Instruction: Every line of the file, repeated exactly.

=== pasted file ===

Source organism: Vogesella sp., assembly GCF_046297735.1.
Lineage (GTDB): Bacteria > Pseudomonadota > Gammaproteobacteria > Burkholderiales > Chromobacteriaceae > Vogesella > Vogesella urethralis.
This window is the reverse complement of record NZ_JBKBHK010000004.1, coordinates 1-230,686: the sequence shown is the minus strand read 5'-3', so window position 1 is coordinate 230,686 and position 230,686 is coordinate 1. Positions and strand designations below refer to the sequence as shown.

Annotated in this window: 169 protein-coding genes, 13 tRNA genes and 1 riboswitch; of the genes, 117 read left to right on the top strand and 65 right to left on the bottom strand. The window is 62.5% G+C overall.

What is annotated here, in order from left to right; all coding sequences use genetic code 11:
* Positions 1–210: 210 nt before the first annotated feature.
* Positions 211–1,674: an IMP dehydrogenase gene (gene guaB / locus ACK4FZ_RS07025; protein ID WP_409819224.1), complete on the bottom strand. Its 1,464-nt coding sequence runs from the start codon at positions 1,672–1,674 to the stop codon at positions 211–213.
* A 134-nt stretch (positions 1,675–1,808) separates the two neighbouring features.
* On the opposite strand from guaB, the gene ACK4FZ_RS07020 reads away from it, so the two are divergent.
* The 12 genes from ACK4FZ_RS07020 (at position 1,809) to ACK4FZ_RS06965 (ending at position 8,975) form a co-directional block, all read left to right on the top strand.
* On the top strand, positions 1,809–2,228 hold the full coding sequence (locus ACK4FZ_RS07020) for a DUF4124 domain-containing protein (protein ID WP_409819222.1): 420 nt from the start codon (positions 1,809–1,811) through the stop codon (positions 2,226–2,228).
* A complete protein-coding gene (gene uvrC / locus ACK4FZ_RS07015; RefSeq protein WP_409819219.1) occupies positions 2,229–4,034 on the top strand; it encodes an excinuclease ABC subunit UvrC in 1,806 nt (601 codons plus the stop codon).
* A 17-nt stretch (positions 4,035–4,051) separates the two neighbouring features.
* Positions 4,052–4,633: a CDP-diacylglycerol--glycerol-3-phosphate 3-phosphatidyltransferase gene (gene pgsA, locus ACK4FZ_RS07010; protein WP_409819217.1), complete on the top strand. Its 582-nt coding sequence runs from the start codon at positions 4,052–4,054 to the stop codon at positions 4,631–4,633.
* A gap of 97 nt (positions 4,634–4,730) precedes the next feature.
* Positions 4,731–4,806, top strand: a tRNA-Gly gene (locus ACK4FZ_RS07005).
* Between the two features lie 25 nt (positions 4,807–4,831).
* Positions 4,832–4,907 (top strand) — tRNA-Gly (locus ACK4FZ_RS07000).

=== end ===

Source organism: Vogesella sp., assembly GCF_046297735.1.
Lineage (GTDB): Bacteria > Pseudomonadota > Gammaproteobacteria > Burkholderiales > Chromobacteriaceae > Vogesella > Vogesella urethralis.
This window is the reverse complement of record NZ_JBKBHK010000004.1, coordinates 1-230,686: the sequence shown is the minus strand read 5'-3', so window position 1 is coordinate 230,686 and position 230,686 is coordinate 1. Positions and strand designations below refer to the sequence as shown.

Annotated in this window: 169 protein-coding genes, 13 tRNA genes and 1 riboswitch; of the genes, 117 read left to right on the top strand and 65 right to left on the bottom strand. The window is 62.5% G+C overall.

What is annotated here, in order from left to right; all coding sequences use genetic code 11:
* Positions 1–210: 210 nt before the first annotated feature.
* Positions 211–1,674: an IMP dehydrogenase gene (gene guaB / locus ACK4FZ_RS07025; protein ID WP_409819224.1), complete on the bottom strand. Its 1,464-nt coding sequence runs from the start codon at positions 1,672–1,674 to the stop codon at positions 211–213.
* A 134-nt stretch (positions 1,675–1,808) separates the two neighbouring features.
* On the opposite strand from guaB, the gene ACK4FZ_RS07020 reads away from it, so the two are divergent.
* The 12 genes from ACK4FZ_RS07020 (at position 1,809) to ACK4FZ_RS06965 (ending at position 8,975) form a co-directional block, all read left to right on the top strand.
* On the top strand, positions 1,809–2,228 hold the full coding sequence (locus ACK4FZ_RS07020) for a DUF4124 domain-containing protein (protein ID WP_409819222.1): 420 nt from the start codon (positions 1,809–1,811) through the stop codon (positions 2,226–2,228).
* A complete protein-coding gene (gene uvrC / locus ACK4FZ_RS07015; RefSeq protein WP_409819219.1) occupies positions 2,229–4,034 on the top strand; it encodes an excinuclease ABC subunit UvrC in 1,806 nt (601 codons plus the stop codon).
* A 17-nt stretch (positions 4,035–4,051) separates the two neighbouring features.
* Positions 4,052–4,633: a CDP-diacylglycerol--glycerol-3-phosphate 3-phosphatidyltransferase gene (gene pgsA, locus ACK4FZ_RS07010; protein WP_409819217.1), complete on the top strand. Its 582-nt coding sequence runs from the start codon at positions 4,052–4,054 to the stop codon at positions 4,631–4,633.
* A gap of 97 nt (positions 4,634–4,730) precedes the next feature.
* Positions 4,731–4,806, top strand: a tRNA-Gly gene (locus ACK4FZ_RS07005).
* Between the two features lie 25 nt (positions 4,807–4,831).
* Positions 4,832–4,907 (top strand) — tRNA-Gly (locus ACK4FZ_RS07000).